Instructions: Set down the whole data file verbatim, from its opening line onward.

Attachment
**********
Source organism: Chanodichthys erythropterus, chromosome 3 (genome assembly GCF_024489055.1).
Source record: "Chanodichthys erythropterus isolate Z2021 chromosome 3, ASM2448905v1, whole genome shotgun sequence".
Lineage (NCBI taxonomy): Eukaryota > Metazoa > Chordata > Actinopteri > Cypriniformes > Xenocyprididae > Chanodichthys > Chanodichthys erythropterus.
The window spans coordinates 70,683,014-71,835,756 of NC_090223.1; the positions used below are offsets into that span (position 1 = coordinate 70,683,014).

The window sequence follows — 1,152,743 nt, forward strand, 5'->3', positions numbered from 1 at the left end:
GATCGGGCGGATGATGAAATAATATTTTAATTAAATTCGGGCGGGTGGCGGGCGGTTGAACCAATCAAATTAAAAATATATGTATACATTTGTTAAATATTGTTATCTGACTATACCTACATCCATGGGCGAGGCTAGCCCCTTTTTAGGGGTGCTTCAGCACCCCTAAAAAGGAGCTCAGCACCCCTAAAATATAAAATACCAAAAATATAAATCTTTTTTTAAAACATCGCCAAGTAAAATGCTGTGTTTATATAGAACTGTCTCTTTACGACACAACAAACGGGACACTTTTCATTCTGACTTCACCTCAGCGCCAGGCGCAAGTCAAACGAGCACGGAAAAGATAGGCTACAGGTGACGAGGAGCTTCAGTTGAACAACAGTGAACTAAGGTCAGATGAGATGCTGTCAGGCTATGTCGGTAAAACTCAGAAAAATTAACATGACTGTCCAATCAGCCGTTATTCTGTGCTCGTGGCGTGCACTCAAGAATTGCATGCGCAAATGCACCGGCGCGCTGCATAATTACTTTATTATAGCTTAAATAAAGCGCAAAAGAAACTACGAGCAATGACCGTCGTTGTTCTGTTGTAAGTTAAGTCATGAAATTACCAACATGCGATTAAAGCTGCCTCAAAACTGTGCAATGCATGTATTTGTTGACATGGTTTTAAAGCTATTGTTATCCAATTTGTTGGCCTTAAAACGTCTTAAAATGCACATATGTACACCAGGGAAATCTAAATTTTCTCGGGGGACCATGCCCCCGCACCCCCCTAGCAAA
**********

Source organism: Chanodichthys erythropterus, chromosome 3 (genome assembly GCF_024489055.1).
Source record: "Chanodichthys erythropterus isolate Z2021 chromosome 3, ASM2448905v1, whole genome shotgun sequence".
Lineage (NCBI taxonomy): Eukaryota > Metazoa > Chordata > Actinopteri > Cypriniformes > Xenocyprididae > Chanodichthys > Chanodichthys erythropterus.
The window spans coordinates 70,683,014-71,835,756 of NC_090223.1; the positions used below are offsets into that span (position 1 = coordinate 70,683,014).

The window sequence follows — 1,152,743 nt, forward strand, 5'->3', positions numbered from 1 at the left end:
GATCGGGCGGATGATGAAATAATATTTTAATTAAATTCGGGCGGGTGGCGGGCGGTTGAACCAATCAAATTAAAAATATATGTATACATTTGTTAAATATTGTTATCTGACTATACCTACATCCATGGGCGAGGCTAGCCCCTTTTTAGGGGTGCTTCAGCACCCCTAAAAAGGAGCTCAGCACCCCTAAAATATAAAATACCAAAAATATAAATCTTTTTTTAAAACATCGCCAAGTAAAATGCTGTGTTTATATAGAACTGTCTCTTTACGACACAACAAACGGGACACTTTTCATTCTGACTTCACCTCAGCGCCAGGCGCAAGTCAAACGAGCACGGAAAAGATAGGCTACAGGTGACGAGGAGCTTCAGTTGAACAACAGTGAACTAAGGTCAGATGAGATGCTGTCAGGCTATGTCGGTAAAACTCAGAAAAATTAACATGACTGTCCAATCAGCCGTTATTCTGTGCTCGTGGCGTGCACTCAAGAATTGCATGCGCAAATGCACCGGCGCGCTGCATAATTACTTTATTATAGCTTAAATAAAGCGCAAAAGAAACTACGAGCAATGACCGTCGTTGTTCTGTTGTAAGTTAAGTCATGAAATTACCAACATGCGATTAAAGCTGCCTCAAAACTGTGCAATGCATGTATTTGTTGACATGGTTTTAAAGCTATTGTTATCCAATTTGTTGGCCTTAAAACGTCTTAAAATGCACATATGTACACCAGGGAAATCTAAATTTTCTCGGGGGACCATGCCCCCGCACCCCCCTAGCAAA